Step 3: For the next main stage I really just have one set of pics. I picked out the last few pieces as follows:
-Spear haft - Gore Grunta Fur
-Shields - Wyldwood
-Moon Icon - Iyanden Yellow
-Rope/Belts - Skeleton Horde
Step 4: For the final detail, because there's no Contrast for this, I did the spear head and sword in Vallejo Oily Steel with a Nuln Oil wash.
Next will be basing. Not too sure what I'll do. Probably just a basic brownish earth with a little grass here and there. I'd like to do some dark, dank, cave-like bases, but on such tiny models that are almost all black, I think I'll stick to earth tones.
I might try to do one mini with sand, Wraithbone, and a brown Contrast paint just to see how it goes.
With the recent release of Games Workshop Contrast Paints and a STRONG desire to find a way to quickly paint 200+ goblins to tabletop standard, I decided to give Contrast a go. I'm hoping I'll be able to somewhat rapidly get my army ready, and in a state that if I wanted to do some more advanced stuff, I always could revisit.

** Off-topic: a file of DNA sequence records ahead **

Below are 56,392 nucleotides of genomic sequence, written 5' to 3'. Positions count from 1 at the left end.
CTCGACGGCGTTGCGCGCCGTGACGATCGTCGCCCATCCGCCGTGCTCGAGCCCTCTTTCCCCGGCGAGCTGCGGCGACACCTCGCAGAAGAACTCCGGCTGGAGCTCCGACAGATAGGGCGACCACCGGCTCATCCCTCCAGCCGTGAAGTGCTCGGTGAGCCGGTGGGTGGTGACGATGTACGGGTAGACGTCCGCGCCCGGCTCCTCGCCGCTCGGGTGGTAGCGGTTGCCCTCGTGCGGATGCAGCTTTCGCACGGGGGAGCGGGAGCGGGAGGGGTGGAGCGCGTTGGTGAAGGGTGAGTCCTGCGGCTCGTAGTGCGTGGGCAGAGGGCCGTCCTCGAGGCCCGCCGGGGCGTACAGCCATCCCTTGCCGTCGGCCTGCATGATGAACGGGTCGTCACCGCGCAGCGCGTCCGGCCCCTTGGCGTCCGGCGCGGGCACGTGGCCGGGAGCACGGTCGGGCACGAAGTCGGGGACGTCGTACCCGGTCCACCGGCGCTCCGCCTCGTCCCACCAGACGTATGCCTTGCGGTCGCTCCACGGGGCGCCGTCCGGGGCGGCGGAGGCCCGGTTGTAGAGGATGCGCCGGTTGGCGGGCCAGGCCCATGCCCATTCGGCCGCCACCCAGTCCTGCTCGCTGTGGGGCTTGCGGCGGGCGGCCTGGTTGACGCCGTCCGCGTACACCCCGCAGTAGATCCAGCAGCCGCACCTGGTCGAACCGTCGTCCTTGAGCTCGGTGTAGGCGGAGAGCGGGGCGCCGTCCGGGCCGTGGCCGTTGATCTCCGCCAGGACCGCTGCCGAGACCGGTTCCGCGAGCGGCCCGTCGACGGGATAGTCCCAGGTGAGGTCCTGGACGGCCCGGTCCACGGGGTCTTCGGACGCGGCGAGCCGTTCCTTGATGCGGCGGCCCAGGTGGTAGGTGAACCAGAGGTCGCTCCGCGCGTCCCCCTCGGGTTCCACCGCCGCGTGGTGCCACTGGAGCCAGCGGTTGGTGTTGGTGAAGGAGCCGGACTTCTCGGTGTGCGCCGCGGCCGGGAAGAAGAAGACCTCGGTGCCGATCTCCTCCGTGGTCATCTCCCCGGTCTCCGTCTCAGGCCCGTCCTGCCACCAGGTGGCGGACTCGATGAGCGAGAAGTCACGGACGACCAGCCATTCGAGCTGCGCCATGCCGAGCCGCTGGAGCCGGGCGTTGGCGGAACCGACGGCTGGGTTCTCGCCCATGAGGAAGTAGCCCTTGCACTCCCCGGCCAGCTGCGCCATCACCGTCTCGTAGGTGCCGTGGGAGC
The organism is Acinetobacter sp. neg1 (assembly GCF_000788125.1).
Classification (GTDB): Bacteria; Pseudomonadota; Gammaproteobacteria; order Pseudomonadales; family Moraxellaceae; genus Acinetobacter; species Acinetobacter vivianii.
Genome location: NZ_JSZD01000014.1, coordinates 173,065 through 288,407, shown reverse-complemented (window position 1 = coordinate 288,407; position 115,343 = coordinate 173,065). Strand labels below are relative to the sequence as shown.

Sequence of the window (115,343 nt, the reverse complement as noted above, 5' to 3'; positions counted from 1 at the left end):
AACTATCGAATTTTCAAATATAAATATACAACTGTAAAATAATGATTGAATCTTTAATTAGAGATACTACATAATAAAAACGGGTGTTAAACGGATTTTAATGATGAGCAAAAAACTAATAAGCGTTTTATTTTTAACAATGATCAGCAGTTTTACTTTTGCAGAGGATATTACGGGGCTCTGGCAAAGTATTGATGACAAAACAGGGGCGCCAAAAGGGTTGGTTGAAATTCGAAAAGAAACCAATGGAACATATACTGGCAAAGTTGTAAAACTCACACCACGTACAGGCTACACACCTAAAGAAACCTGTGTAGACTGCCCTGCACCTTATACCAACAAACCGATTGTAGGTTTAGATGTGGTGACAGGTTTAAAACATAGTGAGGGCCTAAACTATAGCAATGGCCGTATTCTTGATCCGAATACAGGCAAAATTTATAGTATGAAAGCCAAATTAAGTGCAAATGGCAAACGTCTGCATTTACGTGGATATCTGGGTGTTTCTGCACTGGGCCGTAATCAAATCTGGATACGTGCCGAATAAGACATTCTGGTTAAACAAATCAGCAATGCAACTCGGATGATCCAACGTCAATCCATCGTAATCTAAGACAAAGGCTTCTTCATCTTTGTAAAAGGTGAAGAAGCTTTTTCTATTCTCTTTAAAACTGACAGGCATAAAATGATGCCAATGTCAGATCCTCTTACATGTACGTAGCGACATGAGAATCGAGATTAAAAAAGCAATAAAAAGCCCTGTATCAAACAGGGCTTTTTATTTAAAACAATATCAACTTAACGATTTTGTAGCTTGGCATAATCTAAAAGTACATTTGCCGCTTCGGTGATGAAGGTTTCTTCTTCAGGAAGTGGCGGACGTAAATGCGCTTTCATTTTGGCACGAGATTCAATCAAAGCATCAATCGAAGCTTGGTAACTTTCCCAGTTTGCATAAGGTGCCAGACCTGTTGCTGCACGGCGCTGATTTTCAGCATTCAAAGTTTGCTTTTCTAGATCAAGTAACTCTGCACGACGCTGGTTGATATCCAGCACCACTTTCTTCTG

The first stages so far have yielded some pretty nice results. I'm going to track the step by step process here!
Step 1: To begin, I base coated the minis with Grey Seer. Being predominately black, I figured this would be better than Wraithbone. I might give that a try on Trolls.
Step 2: Next, I layered on Black Templar over the robes, pretty thick (went over a few larger areas twice even). I tried to be careful but naturally some got on other parts. I will touch that up later. The pics below doesn't look great, partly because the minis were still drying. When dry, I think it looks solid.